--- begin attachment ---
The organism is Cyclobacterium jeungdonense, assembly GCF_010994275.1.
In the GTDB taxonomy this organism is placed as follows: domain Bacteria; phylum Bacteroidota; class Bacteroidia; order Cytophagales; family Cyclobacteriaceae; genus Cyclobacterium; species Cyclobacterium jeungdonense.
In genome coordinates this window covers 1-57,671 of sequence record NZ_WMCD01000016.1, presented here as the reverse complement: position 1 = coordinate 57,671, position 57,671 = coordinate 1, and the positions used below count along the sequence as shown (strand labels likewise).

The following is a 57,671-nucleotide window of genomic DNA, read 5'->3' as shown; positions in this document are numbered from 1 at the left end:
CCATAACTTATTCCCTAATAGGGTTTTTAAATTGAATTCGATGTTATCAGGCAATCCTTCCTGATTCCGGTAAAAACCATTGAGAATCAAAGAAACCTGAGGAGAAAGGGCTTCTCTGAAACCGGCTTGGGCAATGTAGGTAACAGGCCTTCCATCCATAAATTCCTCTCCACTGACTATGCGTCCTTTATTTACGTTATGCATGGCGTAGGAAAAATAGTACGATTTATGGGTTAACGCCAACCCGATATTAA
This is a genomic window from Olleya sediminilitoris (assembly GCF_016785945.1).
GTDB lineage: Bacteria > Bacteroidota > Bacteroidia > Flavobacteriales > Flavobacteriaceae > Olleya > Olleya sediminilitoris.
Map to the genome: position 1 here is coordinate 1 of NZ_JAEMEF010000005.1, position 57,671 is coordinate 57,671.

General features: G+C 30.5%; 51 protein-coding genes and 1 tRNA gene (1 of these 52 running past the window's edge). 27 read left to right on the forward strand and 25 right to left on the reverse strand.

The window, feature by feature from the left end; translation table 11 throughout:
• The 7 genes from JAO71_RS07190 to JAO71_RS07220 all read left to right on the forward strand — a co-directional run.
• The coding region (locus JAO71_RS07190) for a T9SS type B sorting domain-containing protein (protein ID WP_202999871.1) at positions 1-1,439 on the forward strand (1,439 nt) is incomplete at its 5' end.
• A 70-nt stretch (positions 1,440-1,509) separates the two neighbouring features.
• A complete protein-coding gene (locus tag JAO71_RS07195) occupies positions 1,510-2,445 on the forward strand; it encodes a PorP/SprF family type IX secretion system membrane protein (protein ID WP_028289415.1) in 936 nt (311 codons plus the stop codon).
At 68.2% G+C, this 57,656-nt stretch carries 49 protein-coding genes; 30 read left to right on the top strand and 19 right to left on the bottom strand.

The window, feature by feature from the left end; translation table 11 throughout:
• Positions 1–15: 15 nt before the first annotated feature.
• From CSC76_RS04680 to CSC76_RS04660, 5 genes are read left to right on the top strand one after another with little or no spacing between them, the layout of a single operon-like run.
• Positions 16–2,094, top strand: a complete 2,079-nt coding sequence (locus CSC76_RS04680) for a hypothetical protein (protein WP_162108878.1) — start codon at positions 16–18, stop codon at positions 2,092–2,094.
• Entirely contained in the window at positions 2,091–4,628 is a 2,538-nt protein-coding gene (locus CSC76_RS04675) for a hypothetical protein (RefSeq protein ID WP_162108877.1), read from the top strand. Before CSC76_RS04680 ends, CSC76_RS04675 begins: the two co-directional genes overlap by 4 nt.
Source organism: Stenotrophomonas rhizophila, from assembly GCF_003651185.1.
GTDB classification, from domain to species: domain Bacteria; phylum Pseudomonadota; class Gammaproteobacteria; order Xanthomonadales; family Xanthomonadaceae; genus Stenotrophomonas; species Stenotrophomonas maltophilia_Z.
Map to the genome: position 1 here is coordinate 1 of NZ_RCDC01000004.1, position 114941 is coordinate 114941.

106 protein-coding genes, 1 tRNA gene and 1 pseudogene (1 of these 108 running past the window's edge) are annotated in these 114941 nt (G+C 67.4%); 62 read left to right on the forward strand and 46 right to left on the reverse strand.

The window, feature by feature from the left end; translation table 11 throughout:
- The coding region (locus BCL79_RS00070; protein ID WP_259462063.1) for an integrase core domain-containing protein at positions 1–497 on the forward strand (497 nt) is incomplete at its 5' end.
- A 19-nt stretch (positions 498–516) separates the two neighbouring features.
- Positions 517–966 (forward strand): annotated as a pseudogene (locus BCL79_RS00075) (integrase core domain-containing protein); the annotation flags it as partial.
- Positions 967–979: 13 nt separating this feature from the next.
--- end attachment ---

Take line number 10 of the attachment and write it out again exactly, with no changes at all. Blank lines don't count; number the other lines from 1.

The window, feature by feature from the left end; translation table 11 throughout: